When installing vCAC in a distributed / load balanced way it is not possible to use self-signed certificates to get everything working correctly (wildcard certs are not supported either). Therefore, correct certificates have to be generated for your environment and then issued for the various vCAC components. In a production environment the Public Key Infrastructure (PKI) would ideally be an Offline Root CA server with a second server provisioned as an Online Issuing Certificate Authority. In my lab environment I don’t have the capacity for this so my online Domain controller will be an Enterprise Root CA. There wont be a secondary issuing server. I will also assume that you are setting up a PKI for the first time and it’s not already installed
Step 1: Create A CAPolicy.inf File
Before installing Active Directory Certificate Services you can create a CAPolicy.inf file that defines certain default values you want the PKI to adhere to. In my case i was strong encryption with long validity so I don’t ever have to worry about replacing anything later.
The file should be created as %windir%\CAPolicy.inf and contain the values you require. In my case it looks like:
[Version] Signature="$Windows NT$" [Certsrv_Server] Renewalkeylength=4096 RenewalValidityPeriod=Years RenewalValidityPeriodUnits=40 CRLPeriod=Years CRLPeriodUnits=20 CRLDeltaPeriod=Days CRLDeltaPeriodUnits=0
This specifies a key length of 4096 bit (strong) with a 40 year validity period and a 20 year period for Certificate Revocation Lists. Delta CRLs are disabled for simplicity!
NOTE: I believe this file is only used if the GUI configuration of the CA is followed. If using PS as below these settings need to be configured manually.
Step 2: Install Active Directory Certificate Services
I prefer to add features to Windows using PowerShell as it means I don’t have to keep clicking Next every few seconds. The commands I use going forward only work on Windows Server 2012 upwards (sorry). If you are running 2008R2 or older you’ll have to install the roles and features the old way. Also note that the method below requires the server I am installing on be a Domain Controller.
To install AD-CS Open up a PowerShell Window (ensure it’s running as an administrator) and run the command:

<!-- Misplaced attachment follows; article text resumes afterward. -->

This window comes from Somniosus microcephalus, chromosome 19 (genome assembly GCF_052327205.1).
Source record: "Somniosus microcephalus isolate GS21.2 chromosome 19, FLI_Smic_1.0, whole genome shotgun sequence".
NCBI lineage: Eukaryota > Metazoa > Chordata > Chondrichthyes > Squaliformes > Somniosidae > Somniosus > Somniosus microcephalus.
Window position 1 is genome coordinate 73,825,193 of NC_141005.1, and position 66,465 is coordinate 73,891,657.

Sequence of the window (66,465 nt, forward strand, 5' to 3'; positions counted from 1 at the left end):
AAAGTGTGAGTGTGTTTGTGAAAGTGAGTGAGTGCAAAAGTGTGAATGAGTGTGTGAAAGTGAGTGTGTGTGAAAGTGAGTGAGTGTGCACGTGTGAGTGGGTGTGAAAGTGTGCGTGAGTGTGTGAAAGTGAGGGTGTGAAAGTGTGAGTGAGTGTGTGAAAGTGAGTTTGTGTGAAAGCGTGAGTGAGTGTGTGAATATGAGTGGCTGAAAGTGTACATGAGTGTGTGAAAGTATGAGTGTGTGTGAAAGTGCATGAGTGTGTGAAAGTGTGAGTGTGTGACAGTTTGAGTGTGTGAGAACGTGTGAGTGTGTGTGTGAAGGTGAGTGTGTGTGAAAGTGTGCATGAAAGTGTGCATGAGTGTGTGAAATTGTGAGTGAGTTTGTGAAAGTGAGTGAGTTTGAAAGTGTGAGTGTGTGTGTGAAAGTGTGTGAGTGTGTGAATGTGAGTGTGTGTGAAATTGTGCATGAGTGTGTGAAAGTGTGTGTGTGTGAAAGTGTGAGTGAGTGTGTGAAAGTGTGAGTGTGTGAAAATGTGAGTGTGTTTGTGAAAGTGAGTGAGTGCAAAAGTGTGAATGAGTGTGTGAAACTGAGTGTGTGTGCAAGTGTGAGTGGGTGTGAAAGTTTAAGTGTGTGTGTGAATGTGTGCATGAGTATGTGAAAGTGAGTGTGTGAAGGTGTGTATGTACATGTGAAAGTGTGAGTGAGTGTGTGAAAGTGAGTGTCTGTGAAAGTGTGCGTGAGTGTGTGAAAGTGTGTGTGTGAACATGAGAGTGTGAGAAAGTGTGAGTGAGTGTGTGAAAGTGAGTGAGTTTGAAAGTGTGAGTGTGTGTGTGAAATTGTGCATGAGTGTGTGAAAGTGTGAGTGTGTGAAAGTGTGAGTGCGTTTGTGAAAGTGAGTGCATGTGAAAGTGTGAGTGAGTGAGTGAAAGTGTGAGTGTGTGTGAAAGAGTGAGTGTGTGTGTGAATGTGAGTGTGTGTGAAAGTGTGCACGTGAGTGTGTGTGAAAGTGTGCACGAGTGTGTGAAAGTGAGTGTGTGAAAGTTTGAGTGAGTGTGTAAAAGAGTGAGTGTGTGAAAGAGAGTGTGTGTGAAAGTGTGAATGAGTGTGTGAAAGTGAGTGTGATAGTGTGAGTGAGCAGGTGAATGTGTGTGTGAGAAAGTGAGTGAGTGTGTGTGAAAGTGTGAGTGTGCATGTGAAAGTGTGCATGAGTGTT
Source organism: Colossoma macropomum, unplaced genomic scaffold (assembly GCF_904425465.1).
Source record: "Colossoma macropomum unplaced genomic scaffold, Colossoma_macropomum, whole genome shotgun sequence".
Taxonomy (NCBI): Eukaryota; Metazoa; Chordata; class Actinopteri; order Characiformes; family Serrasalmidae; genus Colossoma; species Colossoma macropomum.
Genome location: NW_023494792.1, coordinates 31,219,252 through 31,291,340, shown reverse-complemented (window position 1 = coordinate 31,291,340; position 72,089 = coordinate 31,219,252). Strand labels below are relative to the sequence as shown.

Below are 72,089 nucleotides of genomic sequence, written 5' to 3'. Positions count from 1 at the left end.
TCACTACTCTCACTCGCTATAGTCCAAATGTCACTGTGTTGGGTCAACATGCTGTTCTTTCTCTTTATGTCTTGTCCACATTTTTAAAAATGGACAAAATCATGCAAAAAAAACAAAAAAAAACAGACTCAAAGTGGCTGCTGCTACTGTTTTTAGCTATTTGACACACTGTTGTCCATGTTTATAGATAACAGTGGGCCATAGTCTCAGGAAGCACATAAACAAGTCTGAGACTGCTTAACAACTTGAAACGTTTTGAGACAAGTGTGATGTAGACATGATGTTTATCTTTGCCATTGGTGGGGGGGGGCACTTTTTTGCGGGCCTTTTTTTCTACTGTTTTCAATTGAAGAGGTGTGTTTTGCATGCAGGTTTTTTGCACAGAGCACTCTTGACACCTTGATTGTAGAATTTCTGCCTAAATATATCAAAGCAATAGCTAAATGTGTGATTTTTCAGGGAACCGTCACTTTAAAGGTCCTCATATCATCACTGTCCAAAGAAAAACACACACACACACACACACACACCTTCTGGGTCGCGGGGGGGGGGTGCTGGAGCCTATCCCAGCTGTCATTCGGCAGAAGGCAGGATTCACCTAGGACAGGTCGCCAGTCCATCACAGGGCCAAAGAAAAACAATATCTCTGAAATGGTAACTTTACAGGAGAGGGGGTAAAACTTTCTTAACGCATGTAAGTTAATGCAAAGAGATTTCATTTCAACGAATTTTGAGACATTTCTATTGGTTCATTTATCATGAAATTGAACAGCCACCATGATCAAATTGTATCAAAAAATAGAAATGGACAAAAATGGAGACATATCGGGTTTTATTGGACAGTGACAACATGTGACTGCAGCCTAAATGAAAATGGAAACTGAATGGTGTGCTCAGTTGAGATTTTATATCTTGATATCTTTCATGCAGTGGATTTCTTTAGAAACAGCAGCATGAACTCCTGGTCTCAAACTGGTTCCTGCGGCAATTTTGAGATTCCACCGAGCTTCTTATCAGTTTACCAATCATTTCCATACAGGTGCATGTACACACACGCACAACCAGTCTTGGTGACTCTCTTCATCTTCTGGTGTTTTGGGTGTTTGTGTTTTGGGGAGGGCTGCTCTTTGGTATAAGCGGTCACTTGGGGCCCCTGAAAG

This will install the feature pretty quickly. A progress bar will appear if the command works:
Install-AdcsCertificationAuthority -CAType EnterpriseRootCA -KeyLength 4096 -HashAlgorithmName SHA1 -ValidityPeriod Years -ValidityPeriodUnits 40 -CACommonName "LabDC01-EntRootCA" -CADistinguishedNameSuffix "DC=lab,DC=local" -CryptoProviderName "Microsoft Strong Cryptographic Provider"
Remember, you can use the –whatif switch to check that the command is valid and to see what it will do.
Right clicking on the root server (should have a green tick by it) and selecting Properties and then View Certificate.
If all is well you should notice that, in the details tab, the Public Key field is set at 4096 and the validity period is indeed 40 years.There is a little more configuration required to set up the publication URLs, CRLs and disable Delta CRLs. The commands below need to be entered (modify for your use
certutil.exe –setreg CA\CRLPublicationURLs “1:C:\Windows\System32\CertSrv\CertEnroll\%3%8.crl\n2:http://pki.lab.local/pki/%3%8.crl” certutil.exe –setreg CA\CACertPublicationURLs “2:http://pki.lab.local/pki/%1_%3%4.crt” certutil.exe –setreg CA\CRLPeriodUnits 20 certutil.exe –setreg CA\CRLPeriod “Years” certutil.exe –setreg CA\CRLDeltaPeriodUnits 0 certutil.exe –setreg CA\CRLDeltaPeriod “Days” certutil.exe –setreg CA\CRLOverlapPeriodUnits 4 certutil.exe –setreg CA\CRLOverlapPeriod “Weeks” certutil.exe –setreg CA\ValidityPeriodUnits 40 certutil.exe –setreg CA\ValidityPeriod “Years” certutil.exe –setreg CA\DSConfigDN “DC=lab,DC=local” Restart-Service certsvc certutil -crl
As an example you should get output similar to the screenshot below if the commands complete successfully.Now, if you check: C:\Windows\System32\CertSrv\CertEnroll You should see your root certificate all present and correct.
Now, to be able to issue the correct type of certificates for vCAC (it has very specific requirements according to the docs) we need to create an new Certificate Template. This done by launching the Certificate Authority utility on your issuing CA (In my case this is the Enterprise Root CA installed above).
Expand the Certification Authority tree and right click on Certificate Templates. Now select Manage from the context menu. This will open up the Certificate Templates Console. Scroll down the list and select Web Server. Right click and select Duplicate Template. (Shown Below).
In the general tab change the information to that shown below. Specifically, make sure the Publish certificate in Active Directory check box is selected and that the validity periods are right for your environment (I don’t want to bother replacing them so have set it long).
Now select the Extensions tab, select Key Usage and ensure the options shown below are checked.Click OK and then, still in the Extensions tab, select Application Policies and then Edit. Click add and then select Client Authentication and then OK.
Step 4: Publish The New Web Enrollment Template
Still logged on to your Issuing CA with an account that has Domain Admin privileges open the Certification Authority utility and expand the tree as before. Right click on the Certificate Templates folder and select New > Certificate Template to Issue from the menu.The Enable Certificate Templates window will appear. Scroll down and select VMware SSL Certificate as created above and click OK.
The VMware SSL Certificate should then appear in the Certificate Templates folder.
Next up is installing Open SSL. This will be continued in Part 3